GOP HOPEFULS JUDGED BY NOT WHAT THEY SAY BUT HOW THEY SAY IT


By Avi Davis

Much has already been written about  the characterization of  the 17-strong field of GOP Presidential contenders as a stellar field of candidates, unlike anything seen in recent memory. That observation was only amplified by the first Republican debate on August 6th,making clear that this campaign has already produced a bumper crop – far out shining the measly pickings of only four years earlier.

And since they are off and running it is time to assess the prospects of these men and one woman.  The candidates who will take the lead in this race will not necessarily be those with the most detailed plans for righting the tottering U.S. ship of state; or those with the most refined vision.  It will be those those who can project the self assurance of a president.  What will ultimately matter in these early days will be not so much what the candidates say, but how they say it –  how they look on the stage and how they connect with an audience. Appearances, at this stage, are everything.

If we use these criteria to judge the performances of the first tier debaters on Thursday night ( I did not get a chance to watch the second tier), then the unqualified front runners emerging from the pack are Ted Cruz, Mike Huckabee, Mario Rubio and  Ben Carson.  Cruz, because he was direct in his statements; did not flinch from his previously announced positions and presented a summary which was more targeted and emphatic than anyone else on the stage; Huckabee because he, more articulately than the others,drew attention to the prevailing malaise of the country and the lack of integrity and absence of vision within the country’s current leadership; Rubio, because he shone as the hardscrabble candidate, recounting his fighting struggle from poverty and debt to becoming a resoundingly articulate champion of American values;  And Ben Carson because he was the most likeable individual in the arena – bringing a levity and lightness to an otherwise overly serious discussion, without losing his focus on the gravity of the problems confronting the United States.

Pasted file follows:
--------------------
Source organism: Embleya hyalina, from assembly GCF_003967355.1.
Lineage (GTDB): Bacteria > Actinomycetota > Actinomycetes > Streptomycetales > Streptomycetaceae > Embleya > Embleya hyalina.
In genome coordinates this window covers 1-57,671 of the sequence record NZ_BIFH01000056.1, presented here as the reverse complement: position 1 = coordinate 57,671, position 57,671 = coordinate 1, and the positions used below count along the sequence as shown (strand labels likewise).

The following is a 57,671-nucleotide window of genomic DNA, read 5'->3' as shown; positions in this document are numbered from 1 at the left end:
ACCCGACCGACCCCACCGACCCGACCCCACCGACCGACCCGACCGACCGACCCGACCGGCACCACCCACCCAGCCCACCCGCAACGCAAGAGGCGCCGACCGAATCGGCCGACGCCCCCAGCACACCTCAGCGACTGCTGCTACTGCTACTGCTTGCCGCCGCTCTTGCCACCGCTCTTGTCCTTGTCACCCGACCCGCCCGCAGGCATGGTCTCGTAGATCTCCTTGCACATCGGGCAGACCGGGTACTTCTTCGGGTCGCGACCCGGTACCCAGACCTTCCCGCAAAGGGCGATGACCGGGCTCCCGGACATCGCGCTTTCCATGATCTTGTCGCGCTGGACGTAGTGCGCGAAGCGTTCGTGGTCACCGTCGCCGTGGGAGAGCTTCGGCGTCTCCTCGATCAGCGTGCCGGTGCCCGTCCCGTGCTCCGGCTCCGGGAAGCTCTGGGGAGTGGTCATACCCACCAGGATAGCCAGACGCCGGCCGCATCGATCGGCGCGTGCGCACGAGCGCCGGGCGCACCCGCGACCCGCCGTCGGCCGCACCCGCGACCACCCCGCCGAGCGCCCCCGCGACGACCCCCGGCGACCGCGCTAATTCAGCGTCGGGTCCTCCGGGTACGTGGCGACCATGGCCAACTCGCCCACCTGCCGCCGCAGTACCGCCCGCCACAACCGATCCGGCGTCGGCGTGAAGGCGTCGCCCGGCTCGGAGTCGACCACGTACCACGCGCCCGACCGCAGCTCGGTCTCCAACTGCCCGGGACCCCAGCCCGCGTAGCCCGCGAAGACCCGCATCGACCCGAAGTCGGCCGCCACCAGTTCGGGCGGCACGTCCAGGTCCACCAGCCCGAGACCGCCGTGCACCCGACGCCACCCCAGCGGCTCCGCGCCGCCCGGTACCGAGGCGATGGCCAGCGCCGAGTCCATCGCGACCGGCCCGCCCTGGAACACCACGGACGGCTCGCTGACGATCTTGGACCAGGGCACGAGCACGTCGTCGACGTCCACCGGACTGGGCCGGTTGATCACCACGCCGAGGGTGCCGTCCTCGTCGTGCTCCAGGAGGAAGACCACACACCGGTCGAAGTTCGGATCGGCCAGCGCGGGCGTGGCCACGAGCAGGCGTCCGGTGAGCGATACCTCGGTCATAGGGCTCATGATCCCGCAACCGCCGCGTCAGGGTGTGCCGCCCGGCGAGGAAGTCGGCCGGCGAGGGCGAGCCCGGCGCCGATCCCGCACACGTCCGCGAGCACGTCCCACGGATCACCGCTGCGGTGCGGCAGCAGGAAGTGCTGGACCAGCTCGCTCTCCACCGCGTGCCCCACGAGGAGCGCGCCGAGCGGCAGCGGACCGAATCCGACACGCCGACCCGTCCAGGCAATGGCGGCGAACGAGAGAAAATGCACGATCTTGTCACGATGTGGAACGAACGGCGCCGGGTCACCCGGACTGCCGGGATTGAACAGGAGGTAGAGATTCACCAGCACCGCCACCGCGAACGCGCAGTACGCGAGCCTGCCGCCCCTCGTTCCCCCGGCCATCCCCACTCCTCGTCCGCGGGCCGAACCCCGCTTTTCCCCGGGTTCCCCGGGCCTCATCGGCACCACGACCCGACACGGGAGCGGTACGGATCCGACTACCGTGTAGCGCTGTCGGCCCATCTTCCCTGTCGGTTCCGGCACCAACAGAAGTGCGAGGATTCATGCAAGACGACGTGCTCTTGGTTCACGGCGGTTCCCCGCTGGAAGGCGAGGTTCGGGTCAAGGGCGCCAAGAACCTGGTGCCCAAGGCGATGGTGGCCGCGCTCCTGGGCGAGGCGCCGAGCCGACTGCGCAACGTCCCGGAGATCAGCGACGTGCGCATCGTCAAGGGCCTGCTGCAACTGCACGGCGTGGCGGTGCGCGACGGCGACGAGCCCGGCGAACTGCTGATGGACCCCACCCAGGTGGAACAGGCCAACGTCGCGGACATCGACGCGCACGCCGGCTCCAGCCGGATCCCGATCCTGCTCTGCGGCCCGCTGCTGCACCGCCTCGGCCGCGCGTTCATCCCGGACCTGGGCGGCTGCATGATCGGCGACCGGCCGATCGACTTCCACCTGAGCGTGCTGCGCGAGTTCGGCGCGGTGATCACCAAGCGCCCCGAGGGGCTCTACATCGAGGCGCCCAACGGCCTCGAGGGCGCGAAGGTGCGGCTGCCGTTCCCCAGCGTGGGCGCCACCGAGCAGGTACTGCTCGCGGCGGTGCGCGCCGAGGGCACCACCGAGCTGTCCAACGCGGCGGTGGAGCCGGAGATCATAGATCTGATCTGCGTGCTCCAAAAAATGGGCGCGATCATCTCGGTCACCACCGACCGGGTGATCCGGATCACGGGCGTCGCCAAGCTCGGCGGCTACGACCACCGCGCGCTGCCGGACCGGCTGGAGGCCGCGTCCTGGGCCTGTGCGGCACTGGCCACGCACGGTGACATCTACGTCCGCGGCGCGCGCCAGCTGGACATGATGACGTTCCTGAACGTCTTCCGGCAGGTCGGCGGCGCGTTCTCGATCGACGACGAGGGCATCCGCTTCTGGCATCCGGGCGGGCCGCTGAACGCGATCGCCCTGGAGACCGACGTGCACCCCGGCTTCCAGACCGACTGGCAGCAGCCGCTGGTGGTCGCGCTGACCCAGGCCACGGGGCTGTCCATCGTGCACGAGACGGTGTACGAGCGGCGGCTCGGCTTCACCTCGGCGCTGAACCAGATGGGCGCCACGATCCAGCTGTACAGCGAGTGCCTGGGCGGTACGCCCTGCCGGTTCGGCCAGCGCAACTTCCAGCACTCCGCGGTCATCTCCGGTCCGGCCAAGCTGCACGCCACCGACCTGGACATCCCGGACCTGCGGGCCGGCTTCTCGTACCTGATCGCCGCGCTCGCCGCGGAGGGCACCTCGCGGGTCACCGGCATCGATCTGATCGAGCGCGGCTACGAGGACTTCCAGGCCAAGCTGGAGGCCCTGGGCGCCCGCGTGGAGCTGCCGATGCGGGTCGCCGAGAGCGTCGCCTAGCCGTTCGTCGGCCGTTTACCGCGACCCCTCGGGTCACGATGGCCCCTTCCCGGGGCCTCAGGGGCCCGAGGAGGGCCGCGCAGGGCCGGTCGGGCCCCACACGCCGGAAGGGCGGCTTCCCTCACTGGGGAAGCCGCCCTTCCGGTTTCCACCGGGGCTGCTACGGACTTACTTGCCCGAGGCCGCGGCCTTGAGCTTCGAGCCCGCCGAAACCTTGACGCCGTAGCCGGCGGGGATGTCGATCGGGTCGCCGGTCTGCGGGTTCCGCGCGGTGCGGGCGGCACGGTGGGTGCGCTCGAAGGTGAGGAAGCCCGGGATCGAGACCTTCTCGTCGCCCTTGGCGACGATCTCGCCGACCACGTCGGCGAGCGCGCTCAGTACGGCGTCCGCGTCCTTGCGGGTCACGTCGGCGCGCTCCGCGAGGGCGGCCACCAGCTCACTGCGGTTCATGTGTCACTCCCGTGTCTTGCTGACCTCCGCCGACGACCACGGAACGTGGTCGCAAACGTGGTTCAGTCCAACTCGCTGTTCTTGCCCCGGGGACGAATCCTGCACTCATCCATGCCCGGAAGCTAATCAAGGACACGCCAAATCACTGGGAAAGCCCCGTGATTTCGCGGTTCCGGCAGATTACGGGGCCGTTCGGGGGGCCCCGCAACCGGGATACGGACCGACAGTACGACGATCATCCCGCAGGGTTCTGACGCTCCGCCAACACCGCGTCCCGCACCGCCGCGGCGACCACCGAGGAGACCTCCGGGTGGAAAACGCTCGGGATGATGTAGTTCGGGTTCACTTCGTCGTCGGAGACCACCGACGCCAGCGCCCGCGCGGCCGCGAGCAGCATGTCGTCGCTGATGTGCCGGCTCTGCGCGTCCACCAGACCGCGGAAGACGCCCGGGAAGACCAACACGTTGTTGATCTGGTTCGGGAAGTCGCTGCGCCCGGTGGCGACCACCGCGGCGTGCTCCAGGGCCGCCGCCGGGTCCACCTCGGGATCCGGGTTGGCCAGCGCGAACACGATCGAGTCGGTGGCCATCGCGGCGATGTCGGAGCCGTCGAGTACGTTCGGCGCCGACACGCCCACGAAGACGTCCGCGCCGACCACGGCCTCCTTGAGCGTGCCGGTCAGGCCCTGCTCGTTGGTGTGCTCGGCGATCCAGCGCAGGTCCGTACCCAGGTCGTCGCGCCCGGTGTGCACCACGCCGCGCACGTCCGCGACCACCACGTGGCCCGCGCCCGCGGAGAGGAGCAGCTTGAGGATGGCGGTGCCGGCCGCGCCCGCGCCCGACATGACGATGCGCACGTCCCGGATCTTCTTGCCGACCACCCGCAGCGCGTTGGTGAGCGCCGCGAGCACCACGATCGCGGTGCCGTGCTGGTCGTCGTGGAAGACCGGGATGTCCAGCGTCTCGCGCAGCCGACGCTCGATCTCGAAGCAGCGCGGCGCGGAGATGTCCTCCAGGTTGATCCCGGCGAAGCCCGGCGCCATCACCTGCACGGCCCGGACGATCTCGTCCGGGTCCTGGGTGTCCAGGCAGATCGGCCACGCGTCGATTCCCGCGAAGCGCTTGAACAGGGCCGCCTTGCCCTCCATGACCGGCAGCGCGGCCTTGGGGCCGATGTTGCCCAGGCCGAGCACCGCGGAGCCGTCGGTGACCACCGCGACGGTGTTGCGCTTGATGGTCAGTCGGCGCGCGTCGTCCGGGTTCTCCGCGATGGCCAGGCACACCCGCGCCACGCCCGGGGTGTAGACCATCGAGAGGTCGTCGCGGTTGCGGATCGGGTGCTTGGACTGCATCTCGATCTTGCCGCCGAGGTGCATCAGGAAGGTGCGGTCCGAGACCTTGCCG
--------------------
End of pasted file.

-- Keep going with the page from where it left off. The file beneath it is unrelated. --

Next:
On the other hand, the two men who entered the debate as the once presumptive leaders-  Jeb Bush and Scott Walker, fell flat and were largely uninspiring;   Jeb Bush often looked uncomfortable and awkward – and by my reckoning was the least polished and articulate of the speakers;  Scott Walker, who boasts of being just an ordinary guy, actually presented more like an Average Joe, reminding me too often of the actor Chris Parnell who often parodied politicians just like him on Saturday Night Live.

Of the others, Chris Christie did himself no harm when he convincingly roasted Rand Paul over the NSA wire tapping scheme but did not impress as a self assured leader; he was a little too much New Jersey bouncer and less presidential aspirant than he could have been.  His unfortunate positioning on the stage at the beginning of the line of speakers allowed the cameras to catch his girth in full profile; Unfortunate, because Americans, at least in the modern era, do not tend to elect fat men to the presidency.  Rand Paul, receiving a convincing drubbing from Christie, did not recover well and looked rather deflated afterward.  John Kasich came across as a good and honorable man, but not strident in his views nor feisty enough in his demeanour to convince anyone that he would be capable of engaging in mortal combat with the take-no-prisoners Clinton machine.

Which leaves of course the 800 lb. gorilla in the room.  Donald Trump captured the limelight before entering the debate with a populist brand of politics which should be familiar to anyone with a sense of American history.  William Jennings Bryan in the  mid-1890s – and to a certain extent in the two presidential campaigns which followed – became the first candidate to appeal to a wide constituency with a stark, simple message short on specifics but long on bravado.  I thought of him as I watched Trump’s performance.  Trump’s encounter with moderator Megyn Kelly over his characterization of women has now degenerated into a war of attrition between himself and the press, who devoured his tantrum – and his astonishing continued campaign against her – as red meat – in the process turning him into more of a circus act than a leading presidential contender. He must be starting to realize that ‘The Donald’ brand, honed in a spectacular real estate and entertainment career, does not easily mulch down into political capital.  His perpetual frown and surly defensiveness (together with the Megyn Kelly interface and the confusing refusal to disavow a third party stand),transformed him from populist hero into the evening’s bully.  And in the end, no one really likes a bully.

But overall, it was a great evening, full of sparkle and energy and it should give those of us fed up with seven years of our failed experiment in progressivism considerable heart that daring and assertive American leadership , coupled with a return to U.S. greatness, could be just around the corner.

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